Justin Trudeau's opponents constantly try to brand him as unready for office, and the Liberal Leader keeps proving them wrong. Until lately, that is. Suddenly we've been hit with the temptation to say, Quiet, Justin. The adults are talking.
It's hard to imagine what Mr. Trudeau was trying to prove when he said the government should provide humanitarian aid and non-combat support to the coalition taking on the Islamic State – "rather than whip out our CF-18s and show them how big they are." Did he think his remark was funny? Hip? Accurate?
Between that comment, his reference in the Commons to the CF-18s as "a few aging warplanes" and his party's weakly reasoned argument against a combat role for Canada in Iraq and Syria, Mr. Trudeau has performed poorly on the biggest file to cross his desk since becoming party leader.
The nub of his argument against a combat role is that "it is always easier to get into a war than to get out of one." Yes, it can be easier to get in than out, but he has offered no evidence that the deployment of six CF-18s, one refuelling plane and two surveillance aircraft will grow into something larger. He is not saying it will, and he's not saying it won't. He's just saying, darkly, it could.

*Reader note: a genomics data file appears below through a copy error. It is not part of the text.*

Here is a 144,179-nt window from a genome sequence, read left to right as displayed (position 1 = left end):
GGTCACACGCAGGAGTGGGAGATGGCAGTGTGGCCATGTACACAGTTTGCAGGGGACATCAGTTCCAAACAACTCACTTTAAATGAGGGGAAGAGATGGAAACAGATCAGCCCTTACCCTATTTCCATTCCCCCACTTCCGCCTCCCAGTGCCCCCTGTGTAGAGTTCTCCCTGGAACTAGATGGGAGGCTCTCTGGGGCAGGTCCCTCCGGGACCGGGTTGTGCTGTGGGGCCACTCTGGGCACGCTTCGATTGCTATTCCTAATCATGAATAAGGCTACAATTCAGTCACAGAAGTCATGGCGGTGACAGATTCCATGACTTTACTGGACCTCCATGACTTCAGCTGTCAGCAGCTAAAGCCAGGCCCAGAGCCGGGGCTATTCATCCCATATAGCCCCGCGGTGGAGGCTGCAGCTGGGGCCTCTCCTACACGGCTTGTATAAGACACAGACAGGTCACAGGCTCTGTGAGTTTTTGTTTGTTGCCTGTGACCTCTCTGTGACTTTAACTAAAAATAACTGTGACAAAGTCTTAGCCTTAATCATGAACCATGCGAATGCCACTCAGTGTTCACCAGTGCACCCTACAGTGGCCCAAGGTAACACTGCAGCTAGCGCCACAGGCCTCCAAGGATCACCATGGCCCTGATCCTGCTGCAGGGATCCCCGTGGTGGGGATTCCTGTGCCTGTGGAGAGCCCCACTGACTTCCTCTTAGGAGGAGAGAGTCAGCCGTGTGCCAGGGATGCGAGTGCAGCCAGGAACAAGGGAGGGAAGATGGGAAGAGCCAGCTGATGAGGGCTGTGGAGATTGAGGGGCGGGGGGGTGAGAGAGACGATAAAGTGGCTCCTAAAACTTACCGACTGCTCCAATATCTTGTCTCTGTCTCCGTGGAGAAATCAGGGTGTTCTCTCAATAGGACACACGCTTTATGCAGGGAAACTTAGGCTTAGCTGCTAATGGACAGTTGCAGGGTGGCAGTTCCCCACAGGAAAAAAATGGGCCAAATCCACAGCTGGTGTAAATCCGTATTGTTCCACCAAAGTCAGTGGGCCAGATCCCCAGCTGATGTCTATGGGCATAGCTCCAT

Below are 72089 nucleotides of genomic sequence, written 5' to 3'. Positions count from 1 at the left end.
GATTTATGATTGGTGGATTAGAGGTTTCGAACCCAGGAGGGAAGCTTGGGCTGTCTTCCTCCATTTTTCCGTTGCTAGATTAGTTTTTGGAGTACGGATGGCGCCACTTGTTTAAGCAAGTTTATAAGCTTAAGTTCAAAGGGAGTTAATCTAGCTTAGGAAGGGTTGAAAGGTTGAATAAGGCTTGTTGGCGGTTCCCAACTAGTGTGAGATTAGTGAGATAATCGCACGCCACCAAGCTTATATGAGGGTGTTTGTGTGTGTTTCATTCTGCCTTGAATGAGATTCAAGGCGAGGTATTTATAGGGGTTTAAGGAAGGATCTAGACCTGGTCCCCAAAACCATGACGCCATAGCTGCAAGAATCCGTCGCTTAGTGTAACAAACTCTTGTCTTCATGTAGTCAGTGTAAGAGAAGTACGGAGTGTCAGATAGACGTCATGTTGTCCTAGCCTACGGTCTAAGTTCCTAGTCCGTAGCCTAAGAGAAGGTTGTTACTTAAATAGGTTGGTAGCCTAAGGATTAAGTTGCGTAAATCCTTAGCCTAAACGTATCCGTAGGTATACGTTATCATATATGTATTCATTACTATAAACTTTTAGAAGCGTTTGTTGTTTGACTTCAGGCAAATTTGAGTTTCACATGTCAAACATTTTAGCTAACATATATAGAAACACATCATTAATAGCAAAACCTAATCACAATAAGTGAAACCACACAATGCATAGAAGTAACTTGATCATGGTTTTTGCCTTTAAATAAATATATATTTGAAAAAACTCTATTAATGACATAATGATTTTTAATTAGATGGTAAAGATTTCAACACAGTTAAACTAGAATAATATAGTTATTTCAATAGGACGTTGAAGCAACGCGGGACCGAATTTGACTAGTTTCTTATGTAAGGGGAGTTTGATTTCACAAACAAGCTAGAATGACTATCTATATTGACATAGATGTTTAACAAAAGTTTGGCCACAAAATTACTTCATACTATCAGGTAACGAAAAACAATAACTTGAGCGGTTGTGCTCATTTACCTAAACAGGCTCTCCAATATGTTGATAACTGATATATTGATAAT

Okay, but you still have to make a decision. The question as defined by the government's motion was, Should we or should we not join our friends and allies – the U.S., Saudi Arabia, France, the U.K., Germany, Bahrain, the United Arab Emirates, Australia, the Netherlands and others – that have committed their air forces to bombing IS positions? It's that question that Mr. Trudeau has avoided answering directly.
Thomas Mulcair, the Opposition Leader, wasn't any more compelling in his refusal to support the combat mission. "The tragedy in Iraq and Syria will not end with another Western-led invasion in that region," he said. It is a big stretch to qualify this as an invasion, and a significant number of the active participants are not Western countries but Middle Eastern ones.
At least Mr. Mulcair is being consistent with his role as Opposition Leader and with the core values of the NDP. Mr. Trudeau, on the other hand, leads a third party that, when in government, showed a willingness to take the risk of deploying troops. Key Liberals – Roméo Dallaire, Lloyd Axworthy and Bob Rae – support a combat mission. Mr. Trudeau, though, dismisses combat as macho posturing and Canada's military capabilities as "a few aging warplanes." If he were prime minister, is this what he would tell Canada's allies?